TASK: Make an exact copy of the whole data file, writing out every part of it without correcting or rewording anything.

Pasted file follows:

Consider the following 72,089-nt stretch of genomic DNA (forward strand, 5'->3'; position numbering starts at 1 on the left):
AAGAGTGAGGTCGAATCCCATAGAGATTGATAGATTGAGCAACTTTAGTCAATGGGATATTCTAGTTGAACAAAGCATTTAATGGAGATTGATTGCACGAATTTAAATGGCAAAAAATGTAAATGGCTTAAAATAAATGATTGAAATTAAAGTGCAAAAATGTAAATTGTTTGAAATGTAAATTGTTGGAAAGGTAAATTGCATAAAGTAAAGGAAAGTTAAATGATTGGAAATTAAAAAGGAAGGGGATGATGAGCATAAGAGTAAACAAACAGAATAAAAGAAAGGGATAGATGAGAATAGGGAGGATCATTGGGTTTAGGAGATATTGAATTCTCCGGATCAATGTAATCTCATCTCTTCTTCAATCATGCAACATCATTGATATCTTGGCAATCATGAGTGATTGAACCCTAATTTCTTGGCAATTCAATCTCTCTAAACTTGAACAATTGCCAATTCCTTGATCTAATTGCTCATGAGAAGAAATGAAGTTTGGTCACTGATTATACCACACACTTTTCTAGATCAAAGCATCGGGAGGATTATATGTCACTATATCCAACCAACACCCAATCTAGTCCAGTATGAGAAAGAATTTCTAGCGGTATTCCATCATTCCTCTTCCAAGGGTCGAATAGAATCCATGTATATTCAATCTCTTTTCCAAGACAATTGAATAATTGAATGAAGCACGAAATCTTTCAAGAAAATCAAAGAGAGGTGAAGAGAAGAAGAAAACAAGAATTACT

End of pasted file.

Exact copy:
Consider the following 72,089-nt stretch of genomic DNA (forward strand, 5'->3'; position numbering starts at 1 on the left):
AAGAGTGAGGTCGAATCCCATAGAGATTGATAGATTGAGCAACTTTAGTCAATGGGATATTCTAGTTGAACAAAGCATTTAATGGAGATTGATTGCACGAATTTAAATGGCAAAAAATGTAAATGGCTTAAAATAAATGATTGAAATTAAAGTGCAAAAATGTAAATTGTTTGAAATGTAAATTGTTGGAAAGGTAAATTGCATAAAGTAAAGGAAAGTTAAATGATTGGAAATTAAAAAGGAAGGGGATGATGAGCATAAGAGTAAACAAACAGAATAAAAGAAAGGGATAGATGAGAATAGGGAGGATCATTGGGTTTAGGAGATATTGAATTCTCCGGATCAATGTAATCTCATCTCTTCTTCAATCATGCAACATCATTGATATCTTGGCAATCATGAGTGATTGAACCCTAATTTCTTGGCAATTCAATCTCTCTAAACTTGAACAATTGCCAATTCCTTGATCTAATTGCTCATGAGAAGAAATGAAGTTTGGTCACTGATTATACCACACACTTTTCTAGATCAAAGCATCGGGAGGATTATATGTCACTATATCCAACCAACACCCAATCTAGTCCAGTATGAGAAAGAATTTCTAGCGGTATTCCATCATTCCTCTTCCAAGGGTCGAATAGAATCCATGTATATTCAATCTCTTTTCCAAGACAATTGAATAATTGAATGAAGCACGAAATCTTTCAAGAAAATCAAAGAGAGGTGAAGAGAAGAAGAAAACAAGAATTACT